Canada has launched two new schemes to attract more foreign workers to the country in 2014, as part of a push to boost economic growth.
There are a number of gaps in the labour market that could be filled by people with skills from overseas, putting expatriates in high demand.
Canada is already a popular destination for Brits looking to relocate, but the new schemes are likely to heighten this effect even more.
Up to 15,000 new residents could set up life in the country under the Canadian Experience Class (CEC) initiative, reports the Telegraph.
It allows those with a year's worth of skilled work experience in Canada who meet a minimum language requirement to obtain permanent resident status.
This will likely appeal to graduates and those already working in the country on a temporary basis who have found the way of life suits them.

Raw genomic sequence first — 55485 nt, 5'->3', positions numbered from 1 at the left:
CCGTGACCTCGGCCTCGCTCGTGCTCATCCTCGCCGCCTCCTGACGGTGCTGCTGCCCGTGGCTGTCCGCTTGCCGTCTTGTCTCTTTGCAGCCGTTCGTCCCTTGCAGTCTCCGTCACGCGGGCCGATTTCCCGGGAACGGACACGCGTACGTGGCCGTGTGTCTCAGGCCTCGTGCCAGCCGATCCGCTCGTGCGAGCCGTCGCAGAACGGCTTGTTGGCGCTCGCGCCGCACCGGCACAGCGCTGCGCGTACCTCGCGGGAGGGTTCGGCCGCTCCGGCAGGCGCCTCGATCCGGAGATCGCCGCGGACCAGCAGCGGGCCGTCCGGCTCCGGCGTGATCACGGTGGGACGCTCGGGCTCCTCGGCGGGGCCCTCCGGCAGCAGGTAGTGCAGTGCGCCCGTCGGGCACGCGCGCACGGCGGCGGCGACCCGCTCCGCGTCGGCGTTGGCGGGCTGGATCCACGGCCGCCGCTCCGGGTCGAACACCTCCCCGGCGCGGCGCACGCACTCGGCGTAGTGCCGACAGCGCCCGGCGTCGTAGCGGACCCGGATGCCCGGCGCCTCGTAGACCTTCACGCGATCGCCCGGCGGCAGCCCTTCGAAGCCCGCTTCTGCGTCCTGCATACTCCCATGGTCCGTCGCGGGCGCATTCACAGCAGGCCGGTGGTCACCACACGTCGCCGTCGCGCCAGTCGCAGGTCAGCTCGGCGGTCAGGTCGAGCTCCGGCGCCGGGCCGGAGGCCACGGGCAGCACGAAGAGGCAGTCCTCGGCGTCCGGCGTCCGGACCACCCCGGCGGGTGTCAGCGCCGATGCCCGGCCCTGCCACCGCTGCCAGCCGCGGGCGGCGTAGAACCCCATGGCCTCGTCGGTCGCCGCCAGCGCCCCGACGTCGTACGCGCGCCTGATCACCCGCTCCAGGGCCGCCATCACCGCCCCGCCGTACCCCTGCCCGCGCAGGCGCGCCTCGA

Alternatively, there is the Provincial Nominee Programme (PNP), which sees expats filling the skills gap in locations across Canada, not just the big cities.
In 2000 the PNP saw 1,250 immigrants enter the country, while that number had risen to 41,000 by 2013.
Chris Alexander, Canada's citizenship and immigration minister, told the news provider: "Securing economic growth is and will remain our government’s top priority.
"Canada is in a global competition for the best and brightest immigrants, and this plan is crafted with attracting the people we need for Canada to succeed."
He went on to say that the drive to attract the best global talent will continue up until 2015.
Entrepreneurs are also being encouraged to base their operations in Canada with an extension to the Start-Up Visa Program, which will allow 2,700 people to begin a new venture or invest in a local start-up annually for five years.
With some businesspeople wishing to move to Canada having to wait up to eight years in the past to have their applications processed, the move is likely to be a popular one.